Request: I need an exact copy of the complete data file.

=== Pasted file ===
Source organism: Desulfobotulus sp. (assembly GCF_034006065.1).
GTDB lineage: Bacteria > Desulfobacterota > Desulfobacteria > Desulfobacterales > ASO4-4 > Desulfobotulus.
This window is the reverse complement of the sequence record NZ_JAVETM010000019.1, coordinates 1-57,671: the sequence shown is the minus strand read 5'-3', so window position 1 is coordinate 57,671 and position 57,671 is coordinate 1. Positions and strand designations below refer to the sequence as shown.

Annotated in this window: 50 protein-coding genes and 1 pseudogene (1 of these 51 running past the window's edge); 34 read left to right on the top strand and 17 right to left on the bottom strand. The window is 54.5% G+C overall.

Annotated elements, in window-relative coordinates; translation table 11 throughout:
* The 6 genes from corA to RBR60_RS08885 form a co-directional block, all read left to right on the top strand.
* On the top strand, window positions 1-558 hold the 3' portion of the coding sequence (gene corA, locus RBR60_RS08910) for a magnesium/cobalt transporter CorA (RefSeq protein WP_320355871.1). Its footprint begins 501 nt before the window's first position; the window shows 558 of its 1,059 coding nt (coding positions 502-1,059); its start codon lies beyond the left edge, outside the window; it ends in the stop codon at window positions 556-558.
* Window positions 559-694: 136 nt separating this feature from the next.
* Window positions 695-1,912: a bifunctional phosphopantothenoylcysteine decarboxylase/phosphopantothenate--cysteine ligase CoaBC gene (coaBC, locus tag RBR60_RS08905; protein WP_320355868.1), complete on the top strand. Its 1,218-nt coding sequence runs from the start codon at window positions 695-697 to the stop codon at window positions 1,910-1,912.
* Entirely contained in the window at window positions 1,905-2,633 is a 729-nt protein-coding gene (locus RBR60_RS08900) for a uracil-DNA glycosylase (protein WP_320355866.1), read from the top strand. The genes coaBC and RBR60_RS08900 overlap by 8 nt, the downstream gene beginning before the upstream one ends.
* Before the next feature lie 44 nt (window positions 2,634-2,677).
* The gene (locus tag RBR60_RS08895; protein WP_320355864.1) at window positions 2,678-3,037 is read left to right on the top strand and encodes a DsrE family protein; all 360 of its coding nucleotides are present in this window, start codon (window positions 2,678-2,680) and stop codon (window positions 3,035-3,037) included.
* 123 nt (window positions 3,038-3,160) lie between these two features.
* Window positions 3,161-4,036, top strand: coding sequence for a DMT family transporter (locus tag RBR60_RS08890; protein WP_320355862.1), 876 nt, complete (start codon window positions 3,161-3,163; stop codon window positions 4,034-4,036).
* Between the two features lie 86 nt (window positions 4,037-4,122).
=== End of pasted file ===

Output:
Source organism: Desulfobotulus sp. (assembly GCF_034006065.1).
GTDB lineage: Bacteria > Desulfobacterota > Desulfobacteria > Desulfobacterales > ASO4-4 > Desulfobotulus.
This window is the reverse complement of the sequence record NZ_JAVETM010000019.1, coordinates 1-57,671: the sequence shown is the minus strand read 5'-3', so window position 1 is coordinate 57,671 and position 57,671 is coordinate 1. Positions and strand designations below refer to the sequence as shown.

Annotated in this window: 50 protein-coding genes and 1 pseudogene (1 of these 51 running past the window's edge); 34 read left to right on the top strand and 17 right to left on the bottom strand. The window is 54.5% G+C overall.

Annotated elements, in window-relative coordinates; translation table 11 throughout:
* The 6 genes from corA to RBR60_RS08885 form a co-directional block, all read left to right on the top strand.
* On the top strand, window positions 1-558 hold the 3' portion of the coding sequence (gene corA, locus RBR60_RS08910) for a magnesium/cobalt transporter CorA (RefSeq protein WP_320355871.1). Its footprint begins 501 nt before the window's first position; the window shows 558 of its 1,059 coding nt (coding positions 502-1,059); its start codon lies beyond the left edge, outside the window; it ends in the stop codon at window positions 556-558.
* Window positions 559-694: 136 nt separating this feature from the next.
* Window positions 695-1,912: a bifunctional phosphopantothenoylcysteine decarboxylase/phosphopantothenate--cysteine ligase CoaBC gene (coaBC, locus tag RBR60_RS08905; protein WP_320355868.1), complete on the top strand. Its 1,218-nt coding sequence runs from the start codon at window positions 695-697 to the stop codon at window positions 1,910-1,912.
* Entirely contained in the window at window positions 1,905-2,633 is a 729-nt protein-coding gene (locus RBR60_RS08900) for a uracil-DNA glycosylase (protein WP_320355866.1), read from the top strand. The genes coaBC and RBR60_RS08900 overlap by 8 nt, the downstream gene beginning before the upstream one ends.
* Before the next feature lie 44 nt (window positions 2,634-2,677).
* The gene (locus tag RBR60_RS08895; protein WP_320355864.1) at window positions 2,678-3,037 is read left to right on the top strand and encodes a DsrE family protein; all 360 of its coding nucleotides are present in this window, start codon (window positions 2,678-2,680) and stop codon (window positions 3,035-3,037) included.
* 123 nt (window positions 3,038-3,160) lie between these two features.
* Window positions 3,161-4,036, top strand: coding sequence for a DMT family transporter (locus tag RBR60_RS08890; protein WP_320355862.1), 876 nt, complete (start codon window positions 3,161-3,163; stop codon window positions 4,034-4,036).
* Between the two features lie 86 nt (window positions 4,037-4,122).